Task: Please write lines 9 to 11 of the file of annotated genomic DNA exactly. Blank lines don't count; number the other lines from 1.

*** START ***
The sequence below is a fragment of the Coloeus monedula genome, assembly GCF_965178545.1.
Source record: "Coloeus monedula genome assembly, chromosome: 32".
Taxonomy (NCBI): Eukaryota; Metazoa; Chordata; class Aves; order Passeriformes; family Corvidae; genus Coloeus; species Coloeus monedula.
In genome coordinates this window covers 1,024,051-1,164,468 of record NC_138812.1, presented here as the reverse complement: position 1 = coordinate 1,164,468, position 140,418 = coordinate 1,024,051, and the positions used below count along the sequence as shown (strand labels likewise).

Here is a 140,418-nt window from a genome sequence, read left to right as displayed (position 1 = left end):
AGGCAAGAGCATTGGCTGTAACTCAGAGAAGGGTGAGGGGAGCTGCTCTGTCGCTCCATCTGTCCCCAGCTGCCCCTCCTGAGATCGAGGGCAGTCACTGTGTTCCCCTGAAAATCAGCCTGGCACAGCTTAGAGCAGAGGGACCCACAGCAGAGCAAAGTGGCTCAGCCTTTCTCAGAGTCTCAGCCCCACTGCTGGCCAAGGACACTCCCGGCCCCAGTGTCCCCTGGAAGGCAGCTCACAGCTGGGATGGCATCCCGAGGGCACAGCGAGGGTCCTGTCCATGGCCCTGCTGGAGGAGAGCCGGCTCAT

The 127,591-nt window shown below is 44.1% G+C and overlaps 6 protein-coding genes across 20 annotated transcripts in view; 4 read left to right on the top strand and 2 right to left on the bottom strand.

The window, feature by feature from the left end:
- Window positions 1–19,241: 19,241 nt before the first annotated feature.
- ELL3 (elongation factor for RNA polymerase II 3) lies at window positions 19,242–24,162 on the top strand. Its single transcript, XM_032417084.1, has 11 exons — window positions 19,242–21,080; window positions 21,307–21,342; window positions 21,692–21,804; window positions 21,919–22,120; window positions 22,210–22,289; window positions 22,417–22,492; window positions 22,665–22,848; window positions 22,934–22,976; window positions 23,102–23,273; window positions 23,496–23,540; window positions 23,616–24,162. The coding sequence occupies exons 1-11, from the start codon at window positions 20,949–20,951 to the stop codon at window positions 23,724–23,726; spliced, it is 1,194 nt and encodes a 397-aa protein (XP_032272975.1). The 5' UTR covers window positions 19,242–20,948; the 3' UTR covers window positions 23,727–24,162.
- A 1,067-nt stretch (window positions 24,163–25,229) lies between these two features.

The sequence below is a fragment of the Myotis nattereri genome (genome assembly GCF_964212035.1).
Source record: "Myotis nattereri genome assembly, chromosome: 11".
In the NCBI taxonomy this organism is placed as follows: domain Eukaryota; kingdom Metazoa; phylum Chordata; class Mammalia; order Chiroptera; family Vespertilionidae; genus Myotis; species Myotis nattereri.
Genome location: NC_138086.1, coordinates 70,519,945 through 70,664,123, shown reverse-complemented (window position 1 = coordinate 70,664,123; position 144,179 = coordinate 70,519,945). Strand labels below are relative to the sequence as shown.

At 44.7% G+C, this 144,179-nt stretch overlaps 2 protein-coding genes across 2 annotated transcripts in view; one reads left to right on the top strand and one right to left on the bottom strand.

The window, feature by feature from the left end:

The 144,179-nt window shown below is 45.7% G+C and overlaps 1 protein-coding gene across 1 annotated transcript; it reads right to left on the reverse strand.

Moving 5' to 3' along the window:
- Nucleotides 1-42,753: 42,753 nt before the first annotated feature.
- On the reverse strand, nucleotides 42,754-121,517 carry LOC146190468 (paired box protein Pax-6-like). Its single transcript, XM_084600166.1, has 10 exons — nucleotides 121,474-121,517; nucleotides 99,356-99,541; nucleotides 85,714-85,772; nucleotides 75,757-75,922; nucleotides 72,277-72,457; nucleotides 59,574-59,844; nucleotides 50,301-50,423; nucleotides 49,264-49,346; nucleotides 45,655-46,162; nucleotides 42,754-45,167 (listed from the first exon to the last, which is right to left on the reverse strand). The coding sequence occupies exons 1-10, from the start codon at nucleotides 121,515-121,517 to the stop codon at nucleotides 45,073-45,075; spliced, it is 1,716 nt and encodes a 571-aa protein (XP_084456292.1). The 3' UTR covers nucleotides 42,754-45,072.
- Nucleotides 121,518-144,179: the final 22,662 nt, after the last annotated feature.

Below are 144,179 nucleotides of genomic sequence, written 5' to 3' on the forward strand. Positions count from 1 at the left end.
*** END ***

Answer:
- Window positions 1–19,241: 19,241 nt before the first annotated feature.
- ELL3 (elongation factor for RNA polymerase II 3) lies at window positions 19,242–24,162 on the top strand. Its single transcript, XM_032417084.1, has 11 exons — window positions 19,242–21,080; window positions 21,307–21,342; window positions 21,692–21,804; window positions 21,919–22,120; window positions 22,210–22,289; window positions 22,417–22,492; window positions 22,665–22,848; window positions 22,934–22,976; window positions 23,102–23,273; window positions 23,496–23,540; window positions 23,616–24,162. The coding sequence occupies exons 1-11, from the start codon at window positions 20,949–20,951 to the stop codon at window positions 23,724–23,726; spliced, it is 1,194 nt and encodes a 397-aa protein (XP_032272975.1). The 5' UTR covers window positions 19,242–20,948; the 3' UTR covers window positions 23,727–24,162.
- A 1,067-nt stretch (window positions 24,163–25,229) lies between these two features.